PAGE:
Earlier this month, on Nov. 7 was the March of Natural Hair Empowerment in the city of Salvador, Bahia. The march gathered a large crowd, mostly women, whose aim was to promote the affirmation of the Black beauty, especially kinky, and curly hair which is a political and cultural expression of ancestry. However, in Brazil this expression hasn’t always been accepted. Historically it has been stifled through the use of chemical straighteners and straightening combs. But, this march was a space for Afro-Brazilians to come together and affirm each other’s beauty in the fight against racism in Brazil.
On November 18th there was the National March of Black Women in Brasilia. 20,000 women of all states and regions of the country marched for freedom, a fair and democratic country and a stronger sense of safety as some reports say that almost every two hours a Black Woman in Brazil dies from causes other than natural death.
Now, during the month of November, especially after the implementation of the law 10,639 in 2003, which made the teaching of history and African and Afro-Brazilian culture in elementary schools and high school compulsory, many events related to appreciating Blackness happen.
But the big problem is that this only occurs during that small space of time, and during the other time of the year, black history and culture are neglected, made invisible in a country that, despite their diversity, presents white as the universal standard.
However, the 20th of November signifies a victory for a generation of intellectuals in the Black movement who competed in the historical memory and won. They challenged the official historiography of slavery told by descendants of Europeans (a paternalistic story of white princess who freed the slaves by a simple decree) and erected a Black hero to represent the historic fight of more than half of Brazil’s population, which has historically been subjugated.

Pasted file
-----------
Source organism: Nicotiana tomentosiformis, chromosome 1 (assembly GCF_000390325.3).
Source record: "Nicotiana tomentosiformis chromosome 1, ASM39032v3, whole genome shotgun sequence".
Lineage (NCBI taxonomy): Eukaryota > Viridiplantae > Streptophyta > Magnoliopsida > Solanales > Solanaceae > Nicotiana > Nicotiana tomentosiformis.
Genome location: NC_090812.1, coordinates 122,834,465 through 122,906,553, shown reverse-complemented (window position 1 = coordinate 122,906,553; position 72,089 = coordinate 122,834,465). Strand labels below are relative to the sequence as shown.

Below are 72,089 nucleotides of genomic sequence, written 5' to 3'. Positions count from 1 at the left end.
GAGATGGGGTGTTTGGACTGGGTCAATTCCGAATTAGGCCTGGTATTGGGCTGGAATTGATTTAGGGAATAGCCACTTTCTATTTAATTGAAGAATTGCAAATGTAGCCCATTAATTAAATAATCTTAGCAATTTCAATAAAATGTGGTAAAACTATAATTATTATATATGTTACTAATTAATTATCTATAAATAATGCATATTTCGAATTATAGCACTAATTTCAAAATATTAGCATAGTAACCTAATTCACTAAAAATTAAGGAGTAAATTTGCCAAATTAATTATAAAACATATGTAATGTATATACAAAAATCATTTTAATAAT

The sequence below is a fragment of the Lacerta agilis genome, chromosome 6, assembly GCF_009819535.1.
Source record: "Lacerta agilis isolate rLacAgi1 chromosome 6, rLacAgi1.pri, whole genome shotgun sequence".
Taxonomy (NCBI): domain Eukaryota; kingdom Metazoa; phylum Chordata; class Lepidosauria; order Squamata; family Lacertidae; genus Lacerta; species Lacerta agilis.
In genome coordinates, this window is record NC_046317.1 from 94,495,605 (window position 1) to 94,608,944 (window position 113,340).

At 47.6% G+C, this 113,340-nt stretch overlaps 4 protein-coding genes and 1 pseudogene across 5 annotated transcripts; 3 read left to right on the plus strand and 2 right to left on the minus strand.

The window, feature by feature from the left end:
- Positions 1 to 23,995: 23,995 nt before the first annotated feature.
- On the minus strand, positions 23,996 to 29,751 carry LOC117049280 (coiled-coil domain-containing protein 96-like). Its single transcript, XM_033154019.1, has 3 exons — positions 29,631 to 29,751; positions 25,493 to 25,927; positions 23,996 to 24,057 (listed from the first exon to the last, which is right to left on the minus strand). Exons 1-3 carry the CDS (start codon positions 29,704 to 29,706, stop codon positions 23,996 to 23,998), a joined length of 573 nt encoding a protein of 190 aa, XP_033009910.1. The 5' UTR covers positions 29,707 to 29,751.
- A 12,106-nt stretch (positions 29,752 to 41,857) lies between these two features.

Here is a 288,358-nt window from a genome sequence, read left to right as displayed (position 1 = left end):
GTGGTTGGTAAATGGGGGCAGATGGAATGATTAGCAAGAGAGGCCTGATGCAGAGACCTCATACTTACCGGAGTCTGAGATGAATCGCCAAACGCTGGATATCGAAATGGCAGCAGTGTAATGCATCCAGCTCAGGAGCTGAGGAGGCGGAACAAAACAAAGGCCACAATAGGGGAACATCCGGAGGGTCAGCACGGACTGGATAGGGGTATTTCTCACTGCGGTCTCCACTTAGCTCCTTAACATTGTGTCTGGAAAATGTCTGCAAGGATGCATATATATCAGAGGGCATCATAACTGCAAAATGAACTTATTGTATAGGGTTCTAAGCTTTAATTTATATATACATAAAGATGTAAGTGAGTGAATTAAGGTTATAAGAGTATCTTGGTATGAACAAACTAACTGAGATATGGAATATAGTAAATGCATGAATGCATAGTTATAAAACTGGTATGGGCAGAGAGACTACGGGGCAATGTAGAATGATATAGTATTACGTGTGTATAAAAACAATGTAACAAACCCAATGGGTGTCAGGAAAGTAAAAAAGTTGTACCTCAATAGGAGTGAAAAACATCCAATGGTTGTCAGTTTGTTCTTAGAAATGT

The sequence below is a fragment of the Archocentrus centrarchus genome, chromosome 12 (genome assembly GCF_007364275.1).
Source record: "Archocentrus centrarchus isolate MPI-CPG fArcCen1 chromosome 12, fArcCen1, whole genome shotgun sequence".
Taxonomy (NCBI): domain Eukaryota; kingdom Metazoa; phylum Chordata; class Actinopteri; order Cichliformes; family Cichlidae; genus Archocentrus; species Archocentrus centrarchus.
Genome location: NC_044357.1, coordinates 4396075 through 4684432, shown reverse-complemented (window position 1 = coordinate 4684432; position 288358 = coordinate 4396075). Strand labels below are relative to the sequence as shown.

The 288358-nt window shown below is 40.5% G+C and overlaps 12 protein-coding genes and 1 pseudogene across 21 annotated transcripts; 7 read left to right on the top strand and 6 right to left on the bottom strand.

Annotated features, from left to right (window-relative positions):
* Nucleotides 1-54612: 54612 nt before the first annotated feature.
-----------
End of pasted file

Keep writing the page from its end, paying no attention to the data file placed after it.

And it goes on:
In Brazil, because the mass media is a vehicle where the white elite project their ideologies and exert mental control over much of the population, black leaders like Zumbi are usually purposely neglected in academia and by the state. Brazilian racism works to silence and delete Black voices and stories. So even though much of the population is stuck in psychological shackles, many are becoming empowered by the knowledge of the ancestors. They are marching in the streets and beginning to constitute what may be called own will to be free from mental prison.
The 20th of November is a constant reminder to Brazilians to keep fighting for our freedom. And it is for this purpose that the streets are filled, the flags and portraits of Zumbi are held and waved. As the traditional drums are played: the force of Zumbi extends to every person in the Americas who seek to fight for equality.
The Republic of Palmares, is very important for the African-Brazilian, and especially for any Black person in the Americas, because it was the place where freedom for the enslaved African was won, even before the Haitian Revolution.
In a way the Quilombo of Palmares, is where Africa had reinvented itself for nearly a century. Palmares is a spirit, the fire that burns in the chest in search of justice. This memory is revived during the National Day of Zumbi and Black Consciousness in Brazil, and advances the struggle for socio-racial equality, for full freedom, which is longed for constantly by Blacks throughout the world, from Africa to its diaspora in the Americas.